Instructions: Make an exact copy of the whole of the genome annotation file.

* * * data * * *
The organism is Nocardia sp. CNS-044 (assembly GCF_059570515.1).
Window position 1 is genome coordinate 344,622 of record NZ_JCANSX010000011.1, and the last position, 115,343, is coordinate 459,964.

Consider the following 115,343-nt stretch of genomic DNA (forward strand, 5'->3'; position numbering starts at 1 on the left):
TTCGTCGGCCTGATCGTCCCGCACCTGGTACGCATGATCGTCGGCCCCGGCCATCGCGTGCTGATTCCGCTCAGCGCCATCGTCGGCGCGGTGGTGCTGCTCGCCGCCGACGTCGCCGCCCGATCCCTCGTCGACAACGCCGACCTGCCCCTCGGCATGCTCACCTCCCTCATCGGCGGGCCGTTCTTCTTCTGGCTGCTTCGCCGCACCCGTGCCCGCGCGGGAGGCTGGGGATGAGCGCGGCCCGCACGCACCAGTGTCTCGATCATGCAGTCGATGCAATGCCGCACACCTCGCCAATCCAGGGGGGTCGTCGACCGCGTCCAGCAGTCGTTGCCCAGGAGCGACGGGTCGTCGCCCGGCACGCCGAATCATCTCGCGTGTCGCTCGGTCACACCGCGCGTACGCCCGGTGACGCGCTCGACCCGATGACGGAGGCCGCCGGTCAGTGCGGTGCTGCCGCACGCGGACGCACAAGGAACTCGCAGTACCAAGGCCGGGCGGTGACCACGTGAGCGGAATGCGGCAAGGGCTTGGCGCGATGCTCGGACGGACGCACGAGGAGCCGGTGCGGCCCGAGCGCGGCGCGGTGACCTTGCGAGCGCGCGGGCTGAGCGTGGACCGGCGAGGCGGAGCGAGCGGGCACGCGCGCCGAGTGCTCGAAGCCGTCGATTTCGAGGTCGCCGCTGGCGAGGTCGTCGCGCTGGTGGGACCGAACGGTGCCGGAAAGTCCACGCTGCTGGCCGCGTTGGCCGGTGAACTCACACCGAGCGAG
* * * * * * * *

The organism is Nocardia sp. CNS-044 (assembly GCF_059570515.1).
Window position 1 is genome coordinate 344,622 of record NZ_JCANSX010000011.1, and the last position, 115,343, is coordinate 459,964.

Consider the following 115,343-nt stretch of genomic DNA (forward strand, 5'->3'; position numbering starts at 1 on the left):
TTCGTCGGCCTGATCGTCCCGCACCTGGTACGCATGATCGTCGGCCCCGGCCATCGCGTGCTGATTCCGCTCAGCGCCATCGTCGGCGCGGTGGTGCTGCTCGCCGCCGACGTCGCCGCCCGATCCCTCGTCGACAACGCCGACCTGCCCCTCGGCATGCTCACCTCCCTCATCGGCGGGCCGTTCTTCTTCTGGCTGCTTCGCCGCACCCGTGCCCGCGCGGGAGGCTGGGGATGAGCGCGGCCCGCACGCACCAGTGTCTCGATCATGCAGTCGATGCAATGCCGCACACCTCGCCAATCCAGGGGGGTCGTCGACCGCGTCCAGCAGTCGTTGCCCAGGAGCGACGGGTCGTCGCCCGGCACGCCGAATCATCTCGCGTGTCGCTCGGTCACACCGCGCGTACGCCCGGTGACGCGCTCGACCCGATGACGGAGGCCGCCGGTCAGTGCGGTGCTGCCGCACGCGGACGCACAAGGAACTCGCAGTACCAAGGCCGGGCGGTGACCACGTGAGCGGAATGCGGCAAGGGCTTGGCGCGATGCTCGGACGGACGCACGAGGAGCCGGTGCGGCCCGAGCGCGGCGCGGTGACCTTGCGAGCGCGCGGGCTGAGCGTGGACCGGCGAGGCGGAGCGAGCGGGCACGCGCGCCGAGTGCTCGAAGCCGTCGATTTCGAGGTCGCCGCTGGCGAGGTCGTCGCGCTGGTGGGACCGAACGGTGCCGGAAAGTCCACGCTGCTGGCCGCGTTGGCCGGTGAACTCACACCGAGCGAG